In the last flight test article, we explored using the data logging capability of our EFIS to measure the rate of acceleration in level flight, then used a little math to convert that into climb performance. For those of you who don’t have an EFIS, have an aversion to math, or just like flying a lot, this month we will achieve the same goal via a more traditional flight test technique. The “sawtooth” climbs and descents technique works very well but takes a little time. Compared to the “level acceleration” method we looked at last time, the sawtooth offers an easy-to-fly method that also allows us to determine glide performance with simple data reduction and pretty low risk.
The basic approach is to perform a series of climbs and descents over a measured change in altitude at a range of airspeeds. The resulting vertical flight profile looks like the teeth of a saw, hence the name. You measure the time to climb to a known height and convert this to a rate of climb (ROC). On a nonstandard day you can measure the Outside Air Temperature (OAT) and make appropriate corrections. You repeat this process varying airspeed and then plot the resulting ROC versus airspeed to determine the best angle (VX) and best rate of climb (VY). To get enough data to fully define the climb and descent curves, you need about 10 good data points. This will take about an hour to achieve at a single weight and altitude. If you want to define a climb schedule (determine how VX and VY vary with altitude), you will have to invest several hours in climbing and descending.
For this flight I took off with 30 gallons of fuel, which put the start weight at 1500 pounds (mid) and cg at 80.0 inches (forward). I flew a series of climbs and descents at 10-knot intervals from 60 KIAS to 152 KIAS between 9500 feet and 10,500 feet. This covered the power-off stall speed to maximum level flight speed for my aircraft at this altitude. Climbs were flown with wide open throttle, propeller at 2500 rpm, and mixture set to 1200 F EGT (100 F ROP). Descents were flown with throttle idle, propeller full coarse, and mixture as set for climb. For comparison purposes two additional descents were flown, one with propeller full fine and another with mixture at idle cut off.
Flight Test Technique
Preparation: The first part of the test is to climb and level off at the middle of your test altitude band. For this test I used 10,000 feet. Set the climb power you will use for all subsequent points, and let the aircraft accelerate to its maximum speed in level flight (VH). This will take about 3 minutes. Record the VH and the OAT. The OAT will be used post flight to make corrections for what is likely a nonstandard atmosphere. This correction is necessary if the temperature is warmer or colder than ISA standard.
Climbs: The setup for a climb starts below the test altitude band. You need to start far enough below the test altitude for the engine and airspeed to be stabilized (500 feet will do the trick with RV-like performance). In this example my test altitude band was 9500 feet to 10,500 feet, so I started my climbs at around 9000 feet. The airplane is established with maximum continuous power set and trimmed for the target airspeed. As you reach the bottom of the test altitude band, start the stopwatch. When you reach the top of the altitude band, stop it and record the elapsed time. From the measured change in height (1000 feet in this example) and elapsed time, you will be able to calculate the rate and angles of climb. Try to maintain the target airspeed as closely as possible making small and smooth elevator changes. A good scan of the aircraft pitch attitude and airspeed is required. Don’t forget to keep the aircraft in balance and the wings level, which can be tough in high-performance aircraft at low speeds with climb power.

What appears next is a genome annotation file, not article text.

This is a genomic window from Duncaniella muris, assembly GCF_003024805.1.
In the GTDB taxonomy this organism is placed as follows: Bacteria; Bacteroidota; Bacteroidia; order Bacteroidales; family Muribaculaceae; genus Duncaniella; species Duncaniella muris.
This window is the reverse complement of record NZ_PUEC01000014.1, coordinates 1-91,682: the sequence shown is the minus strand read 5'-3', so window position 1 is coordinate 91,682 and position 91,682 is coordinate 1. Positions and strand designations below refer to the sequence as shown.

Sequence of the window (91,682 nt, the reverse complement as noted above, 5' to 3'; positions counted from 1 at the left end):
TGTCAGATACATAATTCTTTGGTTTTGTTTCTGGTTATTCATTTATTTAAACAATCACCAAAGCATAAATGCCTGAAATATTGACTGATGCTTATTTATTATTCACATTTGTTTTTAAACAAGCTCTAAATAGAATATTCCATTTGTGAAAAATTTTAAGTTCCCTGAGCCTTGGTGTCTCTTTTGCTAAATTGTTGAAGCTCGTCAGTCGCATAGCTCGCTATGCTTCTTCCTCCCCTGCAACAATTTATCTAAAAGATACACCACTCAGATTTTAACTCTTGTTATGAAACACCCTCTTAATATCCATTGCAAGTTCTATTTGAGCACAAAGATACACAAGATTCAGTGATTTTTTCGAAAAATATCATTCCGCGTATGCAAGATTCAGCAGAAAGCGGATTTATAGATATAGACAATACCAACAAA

To properly identify VX and VY it is necessary to have test points slower and faster than these values. For my RV-8 the power-off stall speed is 60 KIAS, so this was the slowest speed I used in the climb. Note that the power-on stall speed is slower than the power-off stall speed. Even so, I had the stall warning sounding continuously for this climb. To properly identify VY you also need some high-speed climbs. The maximum speed in level flight (VH) where ROC = 0 fpm will provide an end point or anchor to the climb data. Note that while it is convenient to do climbs and subsequent descents at the same speed, there is no requirement to do so. The climb data is separate from the descent data. If you do a climb at 60 knots but your next descent is at 62 knots, this will not affect the result one bit.
Descents: Once your timed climb is over, continue to about 500 feet above the top of the test altitude band. This will set you up for a timed descent. Retard the throttle to idle, pull the propeller to full coarse (if it is a constant speed unit) and trim the aircraft for the target airspeed in descent. Once you reach the top of the altitude band, start your stopwatch. Keep airspeed as close to the target as possible and stop the stopwatch as you reach the bottom of the test altitude band.